At the same time, I loved and admired the brave Russians and Chinese because they had joined us in hating the evil Germans, Japanese and Italians.
But as soon as World War II ended, and I could stop hating the Germans and Japanese because they weren’t evil anymore, I had to start hating the brave Russians and Chinese, because they weren’t brave anymore, but had become evil.
While I was adjusting to that, along came the North Koreans. Even though I didn’t know a North Korean from a South Korean, or any Korean from a chipmunk, I went along and hated them. The North Koreans.
Not long after that, I discovered that I could still hate some Germans. Not West Germans, because they had become good and even gave us some of their ex-Nazi scientists to help us build rockets. But East Germans had become evil commies, and were to be hated.
But this created some confusion, since Poland, Czechoslovakia, Yugoslavia and other countries had become commies, too, so I felt a responsibility to hate them. But I was told that they didn’t really want to be commies: the Russians made them do it. So I didn’t have to hate them as much as I hated the Russians and Chinese.
Then came Cuba. I had never paid much attention to Cuba because I didn’t smoke cigars. But when a heroic Fidel Castro overthrew an evil, corrupt regime, I was urged to admire the heroic Castro, which I did, although he looked like he needed a bath. Then, almost overnight, Castro became an evil commie and I had to start hating Cuba. My hatred reached the boiling point when we had the Cuban missile crisis. But in recent years, it’s been reduced to a simmer.
Naturally, I joined in really hating North Vietnam. And some Cambodians, although I’m still not certain which Cambodians I was supposed to hate. It’s possible that in the confusion I was hating Cambodians that I should have been liking, in which case I apologize.
The 1960s may have been one of my hate-peaks, second only to the 1940s. I found myself hating the Russians, Chinese, North Vietnam and Cuba, while still nursing an intense dislike for North Korea, and not thinking highly of Albania. There were a few other countries I occasionally cursed, but their names slip my mind.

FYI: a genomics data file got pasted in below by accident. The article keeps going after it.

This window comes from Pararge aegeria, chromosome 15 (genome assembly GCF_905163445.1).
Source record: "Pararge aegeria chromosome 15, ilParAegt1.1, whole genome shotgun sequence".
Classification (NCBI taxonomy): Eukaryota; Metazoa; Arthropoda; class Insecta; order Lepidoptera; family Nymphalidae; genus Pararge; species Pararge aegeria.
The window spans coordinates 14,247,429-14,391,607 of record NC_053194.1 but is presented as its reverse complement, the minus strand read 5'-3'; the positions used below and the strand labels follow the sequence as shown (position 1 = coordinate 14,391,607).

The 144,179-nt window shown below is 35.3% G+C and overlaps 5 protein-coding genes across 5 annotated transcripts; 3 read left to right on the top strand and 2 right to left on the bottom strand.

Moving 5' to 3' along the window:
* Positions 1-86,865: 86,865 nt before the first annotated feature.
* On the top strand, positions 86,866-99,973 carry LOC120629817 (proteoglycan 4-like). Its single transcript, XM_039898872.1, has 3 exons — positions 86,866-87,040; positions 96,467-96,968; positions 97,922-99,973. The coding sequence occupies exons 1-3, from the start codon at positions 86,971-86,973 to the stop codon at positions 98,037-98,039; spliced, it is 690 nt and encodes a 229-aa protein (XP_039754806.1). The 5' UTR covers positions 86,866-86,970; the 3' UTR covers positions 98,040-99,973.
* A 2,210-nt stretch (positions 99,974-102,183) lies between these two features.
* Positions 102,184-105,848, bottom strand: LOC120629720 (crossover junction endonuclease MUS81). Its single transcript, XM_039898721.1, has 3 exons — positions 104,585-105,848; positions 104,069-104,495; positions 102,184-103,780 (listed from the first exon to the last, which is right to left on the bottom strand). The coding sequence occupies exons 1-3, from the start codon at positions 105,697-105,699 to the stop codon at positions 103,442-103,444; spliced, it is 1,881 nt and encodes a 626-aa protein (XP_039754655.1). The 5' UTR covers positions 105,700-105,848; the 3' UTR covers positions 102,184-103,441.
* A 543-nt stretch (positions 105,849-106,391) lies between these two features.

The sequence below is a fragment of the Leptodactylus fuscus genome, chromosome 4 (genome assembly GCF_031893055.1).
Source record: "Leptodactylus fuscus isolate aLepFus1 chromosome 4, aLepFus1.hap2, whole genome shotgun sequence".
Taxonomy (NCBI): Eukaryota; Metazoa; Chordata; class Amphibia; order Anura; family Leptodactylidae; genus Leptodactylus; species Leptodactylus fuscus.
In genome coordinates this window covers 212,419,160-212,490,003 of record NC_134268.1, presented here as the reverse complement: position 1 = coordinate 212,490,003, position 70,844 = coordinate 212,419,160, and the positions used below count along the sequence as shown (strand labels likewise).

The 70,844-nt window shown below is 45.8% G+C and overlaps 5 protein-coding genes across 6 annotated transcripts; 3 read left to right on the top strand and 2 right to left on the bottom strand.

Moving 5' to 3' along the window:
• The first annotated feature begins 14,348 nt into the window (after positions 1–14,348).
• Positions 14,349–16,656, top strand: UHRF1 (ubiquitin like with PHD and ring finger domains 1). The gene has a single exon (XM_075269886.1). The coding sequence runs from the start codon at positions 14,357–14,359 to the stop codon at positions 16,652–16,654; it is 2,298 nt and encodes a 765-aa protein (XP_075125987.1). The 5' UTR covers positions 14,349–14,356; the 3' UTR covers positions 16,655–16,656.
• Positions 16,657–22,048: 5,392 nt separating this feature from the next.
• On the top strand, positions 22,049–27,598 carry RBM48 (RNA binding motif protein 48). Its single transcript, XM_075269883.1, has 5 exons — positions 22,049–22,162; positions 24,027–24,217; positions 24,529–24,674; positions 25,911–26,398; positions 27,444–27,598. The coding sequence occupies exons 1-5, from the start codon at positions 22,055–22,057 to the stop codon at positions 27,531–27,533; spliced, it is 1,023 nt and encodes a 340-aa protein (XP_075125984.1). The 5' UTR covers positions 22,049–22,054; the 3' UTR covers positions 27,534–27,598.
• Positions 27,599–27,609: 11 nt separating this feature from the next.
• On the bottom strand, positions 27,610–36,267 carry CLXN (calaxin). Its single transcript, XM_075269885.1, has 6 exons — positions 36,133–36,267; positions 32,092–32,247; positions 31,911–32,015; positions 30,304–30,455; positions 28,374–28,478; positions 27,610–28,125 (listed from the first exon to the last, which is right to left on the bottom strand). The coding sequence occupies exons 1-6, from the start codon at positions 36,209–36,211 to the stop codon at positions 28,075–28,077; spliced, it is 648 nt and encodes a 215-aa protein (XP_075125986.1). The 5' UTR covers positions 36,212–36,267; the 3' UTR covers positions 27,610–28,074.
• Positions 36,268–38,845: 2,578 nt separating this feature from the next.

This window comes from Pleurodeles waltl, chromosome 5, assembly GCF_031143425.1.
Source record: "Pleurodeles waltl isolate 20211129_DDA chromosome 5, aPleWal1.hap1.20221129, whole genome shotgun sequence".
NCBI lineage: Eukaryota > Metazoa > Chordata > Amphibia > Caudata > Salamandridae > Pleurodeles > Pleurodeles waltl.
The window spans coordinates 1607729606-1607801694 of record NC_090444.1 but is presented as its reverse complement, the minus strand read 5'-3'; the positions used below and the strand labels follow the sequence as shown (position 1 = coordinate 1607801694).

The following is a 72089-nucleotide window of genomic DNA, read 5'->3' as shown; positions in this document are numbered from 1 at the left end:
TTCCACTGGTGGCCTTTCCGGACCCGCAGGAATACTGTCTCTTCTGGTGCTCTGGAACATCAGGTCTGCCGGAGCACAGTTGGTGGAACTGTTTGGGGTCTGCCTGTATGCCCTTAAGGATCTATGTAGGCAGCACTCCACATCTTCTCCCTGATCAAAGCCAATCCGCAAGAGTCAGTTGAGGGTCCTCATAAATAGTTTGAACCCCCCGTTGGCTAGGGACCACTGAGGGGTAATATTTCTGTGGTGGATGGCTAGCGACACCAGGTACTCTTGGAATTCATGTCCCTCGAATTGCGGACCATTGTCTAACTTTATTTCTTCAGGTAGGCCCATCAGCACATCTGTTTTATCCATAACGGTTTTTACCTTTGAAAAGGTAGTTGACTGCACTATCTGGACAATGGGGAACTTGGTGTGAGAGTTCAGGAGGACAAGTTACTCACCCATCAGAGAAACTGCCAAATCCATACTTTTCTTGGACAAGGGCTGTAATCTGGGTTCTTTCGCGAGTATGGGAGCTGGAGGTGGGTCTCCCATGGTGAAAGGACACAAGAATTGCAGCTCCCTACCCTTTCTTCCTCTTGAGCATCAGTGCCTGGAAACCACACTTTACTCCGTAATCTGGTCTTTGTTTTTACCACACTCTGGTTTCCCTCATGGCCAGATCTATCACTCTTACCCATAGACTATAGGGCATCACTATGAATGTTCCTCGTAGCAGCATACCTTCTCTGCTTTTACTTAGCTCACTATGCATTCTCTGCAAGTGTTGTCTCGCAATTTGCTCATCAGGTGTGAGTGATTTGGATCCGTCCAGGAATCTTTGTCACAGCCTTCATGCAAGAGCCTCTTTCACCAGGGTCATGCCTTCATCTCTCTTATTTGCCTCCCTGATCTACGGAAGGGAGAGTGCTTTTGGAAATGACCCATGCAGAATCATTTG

Shortly thereafter, though, President Nixon said I didn’t have to hate the Chinese anymore, although I wasn’t expected to hug them. And I haven’t hated them since, except for that recent month or two when I could again hate them because of the way they kicked around their students. But that seems to have calmed down and President Bush says it’s OK not to hate them, so I don’t.
In fact, I don’t have to hate the Russians, or hardly anyone in Europe because we’ve become pals and they’re all eager to eat quarter pounders with cheese like decent folk do.
And it couldn’t have happened at a better time, because of the need to hate Iraq. I can be vicious, but I have only so much hatred to spread around.
Actually, it isn’t that hard to hate Iraq. It’s simply a matter of shifting my hatred a few miles. Until recently, I hated Iran and kind of liked Iraq because it was fighting against Iran. But now that it’s time to hate Iraq, it’s not necessary to hate Iran. Unless Iran cuts a friendly deal with Iraq, in which case I’ll have to hate it again. Iran, I mean.
Fortunately, there is less pressure to hate some of the other Arab nations, which I formerly hated because they went in for terrorism. But now they say they hate Iraq, too, which means that I can like them. At least for the time being. Things can change quickly and I might have to start hating them once more, so I’m not going to like them a lot just in case.
I wonder if there will come a time when there isn’t anyone I have to hate. Nah. Not as long as there are New York Mets.
Um, you know what, Hollywood? Scarlett is one actor we will watch, at least half of us, even if she is not holding a gun.
But we can never forget Michael Scott’s famous teaching:
The first, let’s say, 200 things I might blog about are all painfully obvious and would be dull to write about for all concerned, so let me work my way down the list until I get to a connection which is maybe not too unoriginal:
The calm Ukrainians. An article by William Booth in the Washington Post very early on in the Ukraine fiasco struck me. He wrote about the crowds of Ukrainians who were touring the abandoned estate of former President Viktor Yanukovych, and how orderly they were:
“I have never experienced a more orderly and polite mob than the one that surged through the gates at ousted President Viktor Yanukovych’s vast compound. I have seen more unruly gangs at Epcot Center. . . . The people gawked, they gaped, they stared, but nobody touched a thing. I saw a young teacher stoop to police the cigarette butts carelessly discarded by others on the brick walkway to the ostrich farm. Blue trash bags, not hated security ministers, were hung from lamp posts.”
I read this and thought to myself: Holy cow, we may have a peaceful transfer of power, here. What a nice break from what we’ve seen in Egypt, Syria, etc.
But of course, it was not to be. One friend of my mine blames the Russians for this. Whatever the explanation, these horrible months in Ukraine seem all the worse because we had a glimpse of what might have been.
You can’t argue with Michael Scott.
He wrote this because I had asked him how he felt about my including some words about Christian teachings on a website in which he is mentioned. John was an atheist. He told me: